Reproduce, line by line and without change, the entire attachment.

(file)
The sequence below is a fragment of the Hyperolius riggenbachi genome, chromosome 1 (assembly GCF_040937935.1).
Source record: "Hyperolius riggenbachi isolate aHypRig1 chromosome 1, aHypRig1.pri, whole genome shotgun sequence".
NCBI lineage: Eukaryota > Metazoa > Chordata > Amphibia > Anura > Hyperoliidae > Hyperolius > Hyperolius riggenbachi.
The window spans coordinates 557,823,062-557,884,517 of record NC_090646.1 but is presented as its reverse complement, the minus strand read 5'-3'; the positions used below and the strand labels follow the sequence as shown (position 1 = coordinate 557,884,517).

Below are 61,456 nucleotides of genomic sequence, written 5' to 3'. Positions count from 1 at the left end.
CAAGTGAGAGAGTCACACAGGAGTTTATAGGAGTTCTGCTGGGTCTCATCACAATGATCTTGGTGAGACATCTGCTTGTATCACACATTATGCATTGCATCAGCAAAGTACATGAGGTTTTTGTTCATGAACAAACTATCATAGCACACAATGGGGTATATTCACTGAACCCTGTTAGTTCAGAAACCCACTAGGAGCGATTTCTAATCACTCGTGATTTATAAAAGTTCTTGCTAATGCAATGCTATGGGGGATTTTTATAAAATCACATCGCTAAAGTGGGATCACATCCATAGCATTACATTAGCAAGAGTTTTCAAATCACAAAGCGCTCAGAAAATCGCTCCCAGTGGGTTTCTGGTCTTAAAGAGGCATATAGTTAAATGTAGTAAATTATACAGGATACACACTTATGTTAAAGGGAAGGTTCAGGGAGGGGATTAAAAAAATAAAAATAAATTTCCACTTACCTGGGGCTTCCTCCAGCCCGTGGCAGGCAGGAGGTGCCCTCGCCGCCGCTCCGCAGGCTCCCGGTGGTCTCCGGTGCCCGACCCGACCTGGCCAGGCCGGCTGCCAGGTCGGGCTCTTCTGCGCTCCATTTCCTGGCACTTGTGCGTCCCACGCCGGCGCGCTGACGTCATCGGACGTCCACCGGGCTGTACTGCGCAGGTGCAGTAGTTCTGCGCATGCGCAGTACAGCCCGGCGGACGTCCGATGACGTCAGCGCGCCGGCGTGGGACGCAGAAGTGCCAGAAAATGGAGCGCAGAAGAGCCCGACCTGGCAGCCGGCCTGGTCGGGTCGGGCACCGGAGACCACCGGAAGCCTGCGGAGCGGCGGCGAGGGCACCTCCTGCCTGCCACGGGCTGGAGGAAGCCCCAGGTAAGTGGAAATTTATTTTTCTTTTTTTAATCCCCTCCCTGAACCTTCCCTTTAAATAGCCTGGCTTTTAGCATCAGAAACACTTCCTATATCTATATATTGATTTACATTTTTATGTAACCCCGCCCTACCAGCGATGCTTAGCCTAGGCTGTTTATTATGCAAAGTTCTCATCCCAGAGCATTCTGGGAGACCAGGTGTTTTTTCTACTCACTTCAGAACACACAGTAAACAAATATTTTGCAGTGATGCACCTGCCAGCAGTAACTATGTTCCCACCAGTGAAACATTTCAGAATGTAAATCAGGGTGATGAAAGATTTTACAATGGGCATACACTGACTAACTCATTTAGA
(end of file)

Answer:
The sequence below is a fragment of the Hyperolius riggenbachi genome, chromosome 1 (assembly GCF_040937935.1).
Source record: "Hyperolius riggenbachi isolate aHypRig1 chromosome 1, aHypRig1.pri, whole genome shotgun sequence".
NCBI lineage: Eukaryota > Metazoa > Chordata > Amphibia > Anura > Hyperoliidae > Hyperolius > Hyperolius riggenbachi.
The window spans coordinates 557,823,062-557,884,517 of record NC_090646.1 but is presented as its reverse complement, the minus strand read 5'-3'; the positions used below and the strand labels follow the sequence as shown (position 1 = coordinate 557,884,517).

Below are 61,456 nucleotides of genomic sequence, written 5' to 3'. Positions count from 1 at the left end.
CAAGTGAGAGAGTCACACAGGAGTTTATAGGAGTTCTGCTGGGTCTCATCACAATGATCTTGGTGAGACATCTGCTTGTATCACACATTATGCATTGCATCAGCAAAGTACATGAGGTTTTTGTTCATGAACAAACTATCATAGCACACAATGGGGTATATTCACTGAACCCTGTTAGTTCAGAAACCCACTAGGAGCGATTTCTAATCACTCGTGATTTATAAAAGTTCTTGCTAATGCAATGCTATGGGGGATTTTTATAAAATCACATCGCTAAAGTGGGATCACATCCATAGCATTACATTAGCAAGAGTTTTCAAATCACAAAGCGCTCAGAAAATCGCTCCCAGTGGGTTTCTGGTCTTAAAGAGGCATATAGTTAAATGTAGTAAATTATACAGGATACACACTTATGTTAAAGGGAAGGTTCAGGGAGGGGATTAAAAAAATAAAAATAAATTTCCACTTACCTGGGGCTTCCTCCAGCCCGTGGCAGGCAGGAGGTGCCCTCGCCGCCGCTCCGCAGGCTCCCGGTGGTCTCCGGTGCCCGACCCGACCTGGCCAGGCCGGCTGCCAGGTCGGGCTCTTCTGCGCTCCATTTCCTGGCACTTGTGCGTCCCACGCCGGCGCGCTGACGTCATCGGACGTCCACCGGGCTGTACTGCGCAGGTGCAGTAGTTCTGCGCATGCGCAGTACAGCCCGGCGGACGTCCGATGACGTCAGCGCGCCGGCGTGGGACGCAGAAGTGCCAGAAAATGGAGCGCAGAAGAGCCCGACCTGGCAGCCGGCCTGGTCGGGTCGGGCACCGGAGACCACCGGAAGCCTGCGGAGCGGCGGCGAGGGCACCTCCTGCCTGCCACGGGCTGGAGGAAGCCCCAGGTAAGTGGAAATTTATTTTTCTTTTTTTAATCCCCTCCCTGAACCTTCCCTTTAAATAGCCTGGCTTTTAGCATCAGAAACACTTCCTATATCTATATATTGATTTACATTTTTATGTAACCCCGCCCTACCAGCGATGCTTAGCCTAGGCTGTTTATTATGCAAAGTTCTCATCCCAGAGCATTCTGGGAGACCAGGTGTTTTTTCTACTCACTTCAGAACACACAGTAAACAAATATTTTGCAGTGATGCACCTGCCAGCAGTAACTATGTTCCCACCAGTGAAACATTTCAGAATGTAAATCAGGGTGATGAAAGATTTTACAATGGGCATACACTGACTAACTCATTTAGA